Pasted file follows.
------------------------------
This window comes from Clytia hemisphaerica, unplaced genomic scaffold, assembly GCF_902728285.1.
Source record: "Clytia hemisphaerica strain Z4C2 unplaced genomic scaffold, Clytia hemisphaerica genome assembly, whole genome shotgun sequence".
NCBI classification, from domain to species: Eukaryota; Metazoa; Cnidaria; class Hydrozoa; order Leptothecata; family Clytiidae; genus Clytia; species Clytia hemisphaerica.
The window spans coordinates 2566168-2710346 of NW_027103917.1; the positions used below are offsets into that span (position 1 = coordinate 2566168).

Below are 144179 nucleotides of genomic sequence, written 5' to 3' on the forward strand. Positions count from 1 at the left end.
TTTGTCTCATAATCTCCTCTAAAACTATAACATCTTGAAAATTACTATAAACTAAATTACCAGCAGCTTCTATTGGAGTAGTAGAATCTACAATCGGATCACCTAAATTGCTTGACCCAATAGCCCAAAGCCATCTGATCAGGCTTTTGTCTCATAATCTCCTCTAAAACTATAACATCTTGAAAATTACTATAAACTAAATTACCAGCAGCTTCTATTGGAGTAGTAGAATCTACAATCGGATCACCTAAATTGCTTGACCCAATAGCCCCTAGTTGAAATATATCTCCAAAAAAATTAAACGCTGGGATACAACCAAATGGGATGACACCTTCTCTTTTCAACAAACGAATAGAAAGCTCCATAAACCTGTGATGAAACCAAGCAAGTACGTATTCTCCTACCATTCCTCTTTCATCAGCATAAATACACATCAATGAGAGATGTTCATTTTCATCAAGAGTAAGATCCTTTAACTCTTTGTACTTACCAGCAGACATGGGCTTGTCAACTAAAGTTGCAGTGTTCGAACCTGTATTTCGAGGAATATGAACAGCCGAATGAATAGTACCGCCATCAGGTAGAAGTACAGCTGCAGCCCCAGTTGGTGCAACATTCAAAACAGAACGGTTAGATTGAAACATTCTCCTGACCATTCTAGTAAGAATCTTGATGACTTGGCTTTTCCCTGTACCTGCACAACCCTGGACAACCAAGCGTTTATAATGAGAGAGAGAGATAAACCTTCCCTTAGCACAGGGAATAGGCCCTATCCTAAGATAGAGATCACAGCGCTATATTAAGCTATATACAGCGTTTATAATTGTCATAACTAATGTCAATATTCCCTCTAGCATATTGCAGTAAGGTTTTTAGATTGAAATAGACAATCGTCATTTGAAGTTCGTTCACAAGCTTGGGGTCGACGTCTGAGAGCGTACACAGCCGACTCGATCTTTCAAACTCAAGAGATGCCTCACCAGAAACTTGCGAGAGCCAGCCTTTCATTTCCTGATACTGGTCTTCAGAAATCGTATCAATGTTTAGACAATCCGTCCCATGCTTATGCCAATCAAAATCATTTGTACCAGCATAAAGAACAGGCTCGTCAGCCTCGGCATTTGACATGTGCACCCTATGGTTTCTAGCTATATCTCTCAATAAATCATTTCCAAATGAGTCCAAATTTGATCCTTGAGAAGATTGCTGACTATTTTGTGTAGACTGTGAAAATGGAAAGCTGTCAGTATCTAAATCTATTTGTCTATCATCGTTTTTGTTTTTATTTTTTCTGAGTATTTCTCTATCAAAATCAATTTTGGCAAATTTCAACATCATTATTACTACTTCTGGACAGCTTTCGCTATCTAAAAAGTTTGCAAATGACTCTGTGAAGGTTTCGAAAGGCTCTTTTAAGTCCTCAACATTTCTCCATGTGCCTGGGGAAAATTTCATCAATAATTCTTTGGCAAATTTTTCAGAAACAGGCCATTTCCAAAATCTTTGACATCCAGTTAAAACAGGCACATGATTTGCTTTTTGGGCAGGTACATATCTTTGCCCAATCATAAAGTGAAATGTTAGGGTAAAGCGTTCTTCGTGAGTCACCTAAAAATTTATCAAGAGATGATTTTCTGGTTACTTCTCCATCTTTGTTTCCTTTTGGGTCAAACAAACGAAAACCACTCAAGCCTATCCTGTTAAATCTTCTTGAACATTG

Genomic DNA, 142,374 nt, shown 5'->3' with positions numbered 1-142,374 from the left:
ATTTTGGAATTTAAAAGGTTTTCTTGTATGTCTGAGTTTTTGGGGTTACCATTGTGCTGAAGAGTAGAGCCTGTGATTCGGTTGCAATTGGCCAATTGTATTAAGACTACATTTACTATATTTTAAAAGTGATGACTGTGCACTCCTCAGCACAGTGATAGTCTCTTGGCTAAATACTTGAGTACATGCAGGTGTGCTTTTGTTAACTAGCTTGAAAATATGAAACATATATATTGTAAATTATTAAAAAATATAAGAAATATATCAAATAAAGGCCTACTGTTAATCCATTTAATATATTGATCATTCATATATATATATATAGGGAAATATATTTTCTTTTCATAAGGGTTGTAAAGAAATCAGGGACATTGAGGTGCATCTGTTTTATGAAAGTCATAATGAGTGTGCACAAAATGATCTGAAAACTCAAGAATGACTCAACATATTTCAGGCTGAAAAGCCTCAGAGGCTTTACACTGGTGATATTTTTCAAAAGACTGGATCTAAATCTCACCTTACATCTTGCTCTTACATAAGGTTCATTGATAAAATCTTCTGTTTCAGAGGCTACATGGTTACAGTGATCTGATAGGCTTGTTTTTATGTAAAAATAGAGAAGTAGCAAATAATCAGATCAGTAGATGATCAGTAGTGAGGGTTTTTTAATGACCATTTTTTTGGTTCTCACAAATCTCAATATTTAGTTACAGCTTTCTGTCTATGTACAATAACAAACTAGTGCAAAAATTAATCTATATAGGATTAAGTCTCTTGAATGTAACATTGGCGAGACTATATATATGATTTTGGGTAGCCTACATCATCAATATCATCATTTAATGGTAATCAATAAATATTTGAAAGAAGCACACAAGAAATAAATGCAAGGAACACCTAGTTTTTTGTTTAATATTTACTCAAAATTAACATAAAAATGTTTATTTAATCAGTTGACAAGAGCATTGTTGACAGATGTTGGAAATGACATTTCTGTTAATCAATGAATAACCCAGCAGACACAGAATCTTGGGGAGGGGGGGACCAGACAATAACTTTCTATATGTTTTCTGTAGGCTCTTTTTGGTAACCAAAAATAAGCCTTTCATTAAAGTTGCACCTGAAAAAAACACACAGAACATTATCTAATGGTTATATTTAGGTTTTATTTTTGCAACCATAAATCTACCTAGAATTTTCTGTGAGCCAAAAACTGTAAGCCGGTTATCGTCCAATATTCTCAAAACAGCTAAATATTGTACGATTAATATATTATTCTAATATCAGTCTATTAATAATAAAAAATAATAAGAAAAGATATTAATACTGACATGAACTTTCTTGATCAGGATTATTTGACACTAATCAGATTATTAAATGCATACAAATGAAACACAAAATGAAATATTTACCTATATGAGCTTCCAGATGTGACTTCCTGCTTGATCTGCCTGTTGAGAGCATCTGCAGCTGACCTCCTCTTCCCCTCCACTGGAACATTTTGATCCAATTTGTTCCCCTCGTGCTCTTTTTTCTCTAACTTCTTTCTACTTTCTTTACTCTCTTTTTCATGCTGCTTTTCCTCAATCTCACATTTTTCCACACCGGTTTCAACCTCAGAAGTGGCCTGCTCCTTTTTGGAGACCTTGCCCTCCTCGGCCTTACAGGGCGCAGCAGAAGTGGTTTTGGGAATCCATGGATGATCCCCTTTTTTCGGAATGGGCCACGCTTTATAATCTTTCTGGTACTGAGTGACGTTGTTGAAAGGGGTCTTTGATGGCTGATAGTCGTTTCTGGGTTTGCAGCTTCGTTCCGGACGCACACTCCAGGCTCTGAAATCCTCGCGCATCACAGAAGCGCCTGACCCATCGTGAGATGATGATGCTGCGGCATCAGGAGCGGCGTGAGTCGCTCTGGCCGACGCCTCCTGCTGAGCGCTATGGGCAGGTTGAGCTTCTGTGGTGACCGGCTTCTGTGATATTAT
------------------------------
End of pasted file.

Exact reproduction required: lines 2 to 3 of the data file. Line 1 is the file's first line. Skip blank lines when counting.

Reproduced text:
Source record: "Clytia hemisphaerica strain Z4C2 unplaced genomic scaffold, Clytia hemisphaerica genome assembly, whole genome shotgun sequence".
NCBI classification, from domain to species: Eukaryota; Metazoa; Cnidaria; class Hydrozoa; order Leptothecata; family Clytiidae; genus Clytia; species Clytia hemisphaerica.